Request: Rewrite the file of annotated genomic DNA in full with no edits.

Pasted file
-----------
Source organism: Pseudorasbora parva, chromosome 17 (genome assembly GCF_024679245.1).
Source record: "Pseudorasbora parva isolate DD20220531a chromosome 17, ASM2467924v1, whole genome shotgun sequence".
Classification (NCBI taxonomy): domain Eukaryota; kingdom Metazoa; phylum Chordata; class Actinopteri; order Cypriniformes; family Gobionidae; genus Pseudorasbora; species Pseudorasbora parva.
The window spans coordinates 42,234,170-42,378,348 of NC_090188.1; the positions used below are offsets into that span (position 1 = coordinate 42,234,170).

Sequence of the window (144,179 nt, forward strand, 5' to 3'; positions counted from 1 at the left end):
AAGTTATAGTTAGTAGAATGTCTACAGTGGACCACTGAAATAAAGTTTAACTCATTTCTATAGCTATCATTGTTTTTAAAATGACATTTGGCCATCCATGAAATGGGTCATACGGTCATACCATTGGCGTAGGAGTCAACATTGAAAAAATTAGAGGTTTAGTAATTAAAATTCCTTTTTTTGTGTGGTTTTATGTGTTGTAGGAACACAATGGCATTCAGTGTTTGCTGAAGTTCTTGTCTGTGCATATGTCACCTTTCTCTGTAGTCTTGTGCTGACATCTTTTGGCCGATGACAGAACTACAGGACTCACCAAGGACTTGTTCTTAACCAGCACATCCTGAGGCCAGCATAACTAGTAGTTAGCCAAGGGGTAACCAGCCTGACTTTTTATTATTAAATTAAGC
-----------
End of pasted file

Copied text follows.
Source organism: Pseudorasbora parva, chromosome 17 (genome assembly GCF_024679245.1).
Source record: "Pseudorasbora parva isolate DD20220531a chromosome 17, ASM2467924v1, whole genome shotgun sequence".
Classification (NCBI taxonomy): domain Eukaryota; kingdom Metazoa; phylum Chordata; class Actinopteri; order Cypriniformes; family Gobionidae; genus Pseudorasbora; species Pseudorasbora parva.
The window spans coordinates 42,234,170-42,378,348 of NC_090188.1; the positions used below are offsets into that span (position 1 = coordinate 42,234,170).

Sequence of the window (144,179 nt, forward strand, 5' to 3'; positions counted from 1 at the left end):
AAGTTATAGTTAGTAGAATGTCTACAGTGGACCACTGAAATAAAGTTTAACTCATTTCTATAGCTATCATTGTTTTTAAAATGACATTTGGCCATCCATGAAATGGGTCATACGGTCATACCATTGGCGTAGGAGTCAACATTGAAAAAATTAGAGGTTTAGTAATTAAAATTCCTTTTTTTGTGTGGTTTTATGTGTTGTAGGAACACAATGGCATTCAGTGTTTGCTGAAGTTCTTGTCTGTGCATATGTCACCTTTCTCTGTAGTCTTGTGCTGACATCTTTTGGCCGATGACAGAACTACAGGACTCACCAAGGACTTGTTCTTAACCAGCACATCCTGAGGCCAGCATAACTAGTAGTTAGCCAAGGGGTAACCAGCCTGACTTTTTATTATTAAATTAAGC